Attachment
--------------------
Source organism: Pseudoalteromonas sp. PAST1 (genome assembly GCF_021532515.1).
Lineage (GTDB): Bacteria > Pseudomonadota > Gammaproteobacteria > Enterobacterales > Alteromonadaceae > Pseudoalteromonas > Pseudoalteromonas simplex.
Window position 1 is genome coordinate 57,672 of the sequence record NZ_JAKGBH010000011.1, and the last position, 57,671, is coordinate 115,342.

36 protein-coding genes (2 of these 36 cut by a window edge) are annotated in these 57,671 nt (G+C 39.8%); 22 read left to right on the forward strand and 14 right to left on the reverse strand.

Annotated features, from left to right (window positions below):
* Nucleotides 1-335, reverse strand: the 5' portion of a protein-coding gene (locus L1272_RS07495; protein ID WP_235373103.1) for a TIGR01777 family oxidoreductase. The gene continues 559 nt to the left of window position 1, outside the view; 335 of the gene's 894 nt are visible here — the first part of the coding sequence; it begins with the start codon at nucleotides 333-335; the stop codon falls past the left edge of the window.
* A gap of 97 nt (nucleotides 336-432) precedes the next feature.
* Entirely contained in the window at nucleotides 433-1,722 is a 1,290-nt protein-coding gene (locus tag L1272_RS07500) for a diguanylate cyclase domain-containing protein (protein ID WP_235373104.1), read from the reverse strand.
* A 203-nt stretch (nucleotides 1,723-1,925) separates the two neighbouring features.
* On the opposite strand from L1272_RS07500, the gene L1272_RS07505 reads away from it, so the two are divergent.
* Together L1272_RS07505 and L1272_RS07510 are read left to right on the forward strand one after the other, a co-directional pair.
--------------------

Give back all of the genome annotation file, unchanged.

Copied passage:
Source organism: Pseudoalteromonas sp. PAST1 (genome assembly GCF_021532515.1).
Lineage (GTDB): Bacteria > Pseudomonadota > Gammaproteobacteria > Enterobacterales > Alteromonadaceae > Pseudoalteromonas > Pseudoalteromonas simplex.
Window position 1 is genome coordinate 57,672 of the sequence record NZ_JAKGBH010000011.1, and the last position, 57,671, is coordinate 115,342.

36 protein-coding genes (2 of these 36 cut by a window edge) are annotated in these 57,671 nt (G+C 39.8%); 22 read left to right on the forward strand and 14 right to left on the reverse strand.

Annotated features, from left to right (window positions below):
* Nucleotides 1-335, reverse strand: the 5' portion of a protein-coding gene (locus L1272_RS07495; protein ID WP_235373103.1) for a TIGR01777 family oxidoreductase. The gene continues 559 nt to the left of window position 1, outside the view; 335 of the gene's 894 nt are visible here — the first part of the coding sequence; it begins with the start codon at nucleotides 333-335; the stop codon falls past the left edge of the window.
* A gap of 97 nt (nucleotides 336-432) precedes the next feature.
* Entirely contained in the window at nucleotides 433-1,722 is a 1,290-nt protein-coding gene (locus tag L1272_RS07500) for a diguanylate cyclase domain-containing protein (protein ID WP_235373104.1), read from the reverse strand.
* A 203-nt stretch (nucleotides 1,723-1,925) separates the two neighbouring features.
* On the opposite strand from L1272_RS07500, the gene L1272_RS07505 reads away from it, so the two are divergent.
* Together L1272_RS07505 and L1272_RS07510 are read left to right on the forward strand one after the other, a co-directional pair.